The only activity involving the village church was a group of youths hanging around in the doorway all the day. Whatever they were doing did not seem to have any Christian associations.
Last year a Spanish animal rights group filed an administrative complaint against the village. The law in this region of Spain says that animals must not be used in fiestas if they are going to be hurt or mocked or humiliated.
As a result of this complaint, this year the cat was put in a cat carrier and released on the ground into the crowd. The animal was very obviously terrified and ran for its life.
Result We have been in touch with the village and requested that in future a symbolic animal is used rather than a live one.
Bull fiesta in Roa
We then did the long drive down to the Segovia area. By now the sun was back out and the heat was oppressive. We had decided to investigate a bull fiesta in Roa, Castilla y Leon. There were two things of which we wanted to get evidence. The first was a bullfight performed by bullfight fans, which again took place for the fiesta of St Roque. The bulls used were very young and small. The only knowledge that these youths seemed to have of bullfighting was how to posture and pose. They stuck banderillas (harpoons) into these poor animals, who soon collapsed. Even though the actual killing was only simulated it was a disgusting display. The bulls were killed afterwards out of sight of the public.
The second thing we filmed in Roa was of very young children in the bullring when a cow was let loose for the youth’s ‘entertainment’. The organiser was right in front of us and some mothers were complaining at the large size of the cow. He said ‘Don’t worry, it will be alright.’ The law forbids the active participation of minors in bullfighting spectacles. Yet some of the children we recorded in the ring were babes in arms.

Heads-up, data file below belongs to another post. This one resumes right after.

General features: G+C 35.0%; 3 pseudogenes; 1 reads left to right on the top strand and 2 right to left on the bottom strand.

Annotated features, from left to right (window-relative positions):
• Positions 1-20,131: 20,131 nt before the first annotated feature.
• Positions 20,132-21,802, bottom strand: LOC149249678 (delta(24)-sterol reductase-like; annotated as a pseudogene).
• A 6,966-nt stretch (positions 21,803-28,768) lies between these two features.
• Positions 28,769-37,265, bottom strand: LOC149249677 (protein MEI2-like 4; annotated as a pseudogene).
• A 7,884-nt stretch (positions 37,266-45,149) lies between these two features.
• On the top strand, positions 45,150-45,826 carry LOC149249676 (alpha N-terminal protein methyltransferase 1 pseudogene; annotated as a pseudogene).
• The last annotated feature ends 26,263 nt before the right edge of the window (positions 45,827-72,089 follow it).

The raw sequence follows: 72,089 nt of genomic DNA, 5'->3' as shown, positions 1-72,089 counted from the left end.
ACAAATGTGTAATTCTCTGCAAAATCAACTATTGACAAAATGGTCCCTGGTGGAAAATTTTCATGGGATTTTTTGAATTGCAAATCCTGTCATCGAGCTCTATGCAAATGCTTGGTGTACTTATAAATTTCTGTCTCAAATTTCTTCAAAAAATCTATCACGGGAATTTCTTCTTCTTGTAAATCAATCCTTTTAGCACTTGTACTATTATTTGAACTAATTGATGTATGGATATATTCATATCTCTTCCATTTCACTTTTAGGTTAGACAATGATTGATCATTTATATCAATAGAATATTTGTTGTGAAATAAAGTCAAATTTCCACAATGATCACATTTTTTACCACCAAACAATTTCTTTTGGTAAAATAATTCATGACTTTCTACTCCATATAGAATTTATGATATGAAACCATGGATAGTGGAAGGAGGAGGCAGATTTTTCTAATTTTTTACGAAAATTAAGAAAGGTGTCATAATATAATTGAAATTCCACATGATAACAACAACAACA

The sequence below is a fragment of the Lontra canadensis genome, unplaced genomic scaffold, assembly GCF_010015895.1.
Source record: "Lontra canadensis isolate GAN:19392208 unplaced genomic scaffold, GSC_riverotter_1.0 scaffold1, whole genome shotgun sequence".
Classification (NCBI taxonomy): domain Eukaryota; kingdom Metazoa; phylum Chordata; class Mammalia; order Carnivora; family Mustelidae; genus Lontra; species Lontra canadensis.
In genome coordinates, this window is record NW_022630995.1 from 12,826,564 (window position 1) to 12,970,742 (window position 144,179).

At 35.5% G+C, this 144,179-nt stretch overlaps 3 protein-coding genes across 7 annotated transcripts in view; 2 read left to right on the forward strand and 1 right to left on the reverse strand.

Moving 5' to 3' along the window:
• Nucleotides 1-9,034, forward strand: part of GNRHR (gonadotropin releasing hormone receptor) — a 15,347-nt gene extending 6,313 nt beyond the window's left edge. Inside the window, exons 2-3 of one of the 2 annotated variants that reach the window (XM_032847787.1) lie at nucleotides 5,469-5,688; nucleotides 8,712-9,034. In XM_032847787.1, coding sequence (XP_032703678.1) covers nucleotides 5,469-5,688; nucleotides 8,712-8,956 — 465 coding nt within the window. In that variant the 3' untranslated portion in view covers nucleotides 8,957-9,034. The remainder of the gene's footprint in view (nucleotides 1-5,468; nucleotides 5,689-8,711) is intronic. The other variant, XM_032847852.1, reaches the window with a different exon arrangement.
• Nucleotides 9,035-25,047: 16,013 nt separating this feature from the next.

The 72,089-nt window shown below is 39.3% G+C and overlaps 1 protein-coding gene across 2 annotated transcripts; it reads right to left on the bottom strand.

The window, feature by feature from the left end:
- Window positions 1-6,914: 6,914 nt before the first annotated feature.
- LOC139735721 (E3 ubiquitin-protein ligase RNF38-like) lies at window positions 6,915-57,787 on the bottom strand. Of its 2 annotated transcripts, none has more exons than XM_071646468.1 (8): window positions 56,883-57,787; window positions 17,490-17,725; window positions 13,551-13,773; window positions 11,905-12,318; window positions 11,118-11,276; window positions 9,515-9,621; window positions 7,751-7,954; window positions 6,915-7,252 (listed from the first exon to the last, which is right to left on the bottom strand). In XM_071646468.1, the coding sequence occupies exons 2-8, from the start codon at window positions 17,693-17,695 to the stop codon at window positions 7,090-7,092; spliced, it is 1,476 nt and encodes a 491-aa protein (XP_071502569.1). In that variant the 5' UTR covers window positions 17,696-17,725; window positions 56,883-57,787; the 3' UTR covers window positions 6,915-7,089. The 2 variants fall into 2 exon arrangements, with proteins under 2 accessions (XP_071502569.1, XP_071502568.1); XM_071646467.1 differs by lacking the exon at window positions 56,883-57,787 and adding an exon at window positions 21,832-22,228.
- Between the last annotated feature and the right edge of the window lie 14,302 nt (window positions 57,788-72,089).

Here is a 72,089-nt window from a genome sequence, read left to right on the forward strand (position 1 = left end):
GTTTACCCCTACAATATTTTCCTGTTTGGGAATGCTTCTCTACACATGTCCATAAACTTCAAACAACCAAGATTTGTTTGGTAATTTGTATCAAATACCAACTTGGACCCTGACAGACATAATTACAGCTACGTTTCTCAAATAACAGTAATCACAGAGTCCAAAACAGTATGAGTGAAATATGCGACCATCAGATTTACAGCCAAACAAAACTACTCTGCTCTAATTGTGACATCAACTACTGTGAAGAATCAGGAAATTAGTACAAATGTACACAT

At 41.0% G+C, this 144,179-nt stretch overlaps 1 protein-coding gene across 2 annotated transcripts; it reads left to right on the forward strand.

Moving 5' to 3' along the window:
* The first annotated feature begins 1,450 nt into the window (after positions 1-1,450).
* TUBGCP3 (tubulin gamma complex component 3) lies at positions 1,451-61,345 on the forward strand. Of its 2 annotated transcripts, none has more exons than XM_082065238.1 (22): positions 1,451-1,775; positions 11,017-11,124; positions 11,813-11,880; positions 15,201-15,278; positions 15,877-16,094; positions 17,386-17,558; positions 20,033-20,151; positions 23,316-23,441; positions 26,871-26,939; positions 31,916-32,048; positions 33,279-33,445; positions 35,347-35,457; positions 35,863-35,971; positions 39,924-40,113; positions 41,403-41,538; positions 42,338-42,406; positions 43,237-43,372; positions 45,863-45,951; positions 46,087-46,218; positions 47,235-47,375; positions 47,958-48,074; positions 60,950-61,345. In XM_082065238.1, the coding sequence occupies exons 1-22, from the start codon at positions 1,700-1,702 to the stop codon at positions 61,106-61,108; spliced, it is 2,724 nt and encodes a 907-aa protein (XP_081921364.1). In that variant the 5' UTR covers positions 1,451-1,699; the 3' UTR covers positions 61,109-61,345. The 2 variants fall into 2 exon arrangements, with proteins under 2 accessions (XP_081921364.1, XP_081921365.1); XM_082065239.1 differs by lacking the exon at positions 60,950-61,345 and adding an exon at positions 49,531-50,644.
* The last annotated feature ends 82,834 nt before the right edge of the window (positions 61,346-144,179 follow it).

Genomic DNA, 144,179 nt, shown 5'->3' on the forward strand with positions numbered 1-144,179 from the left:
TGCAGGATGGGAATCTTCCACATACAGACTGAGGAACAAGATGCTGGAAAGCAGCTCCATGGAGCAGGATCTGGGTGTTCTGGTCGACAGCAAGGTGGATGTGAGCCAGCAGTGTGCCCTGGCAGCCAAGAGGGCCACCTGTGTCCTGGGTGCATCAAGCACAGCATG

Result Our Spanish partners ANPBA filed an administrative complaint. The village will be heavily fined under both the children’s protection law and the bullfighting law of the province.
Bull fiesta in Peñafiel
Our next St Roque fiesta was at Peñafiel, Castilla y León, just a few miles from Roa. This has a very unusual arrangement for the bullring. The main square is very large with very old buildings and tiered balconies facing into the middle, and are primarily used for viewing the bullfight. Built inside this square is a round ring of only one wooden wall. If anything, this is a little lower than the normal first wall of most bullrings. Consequently the bulls often leap over and into the crowd. This causes a stampede to get behind the upright bars that are conveniently placed under the balconies of the houses.
While we were filming, bulls were jumping out of the bullring into the crowd repeatedly, which made it a little difficult and dangerous for us as the crowd ran for cover. We filmed for two days at this place and after one of the bullfights we waited outside and saw the bodies of the bulls dragged out and dumped into a rubbish skip parked on the road outside. Two hours later they were taken away to be disposed of as just so much rubbish. Because of BSE, if the bulls are to be eaten they have to be butchered under special conditions, and the town decided this would cost too much.
Again we filmed very young children and careless parents and a complaint was filed. Ironically just after this an 11-year-old boy was severely gored by a young cow and a public outcry for more security started.
Our long weekend was over and it was with relief that we headed back to Madrid and home. But our work was not quite finished – we had to get our videos and pictures prepared for evidence against the torturers of the animals.
lFor more information, see www.faace.co.uk ; or www.sparkytrust.org
Tel: 01704 535922 Fax: 01704 546384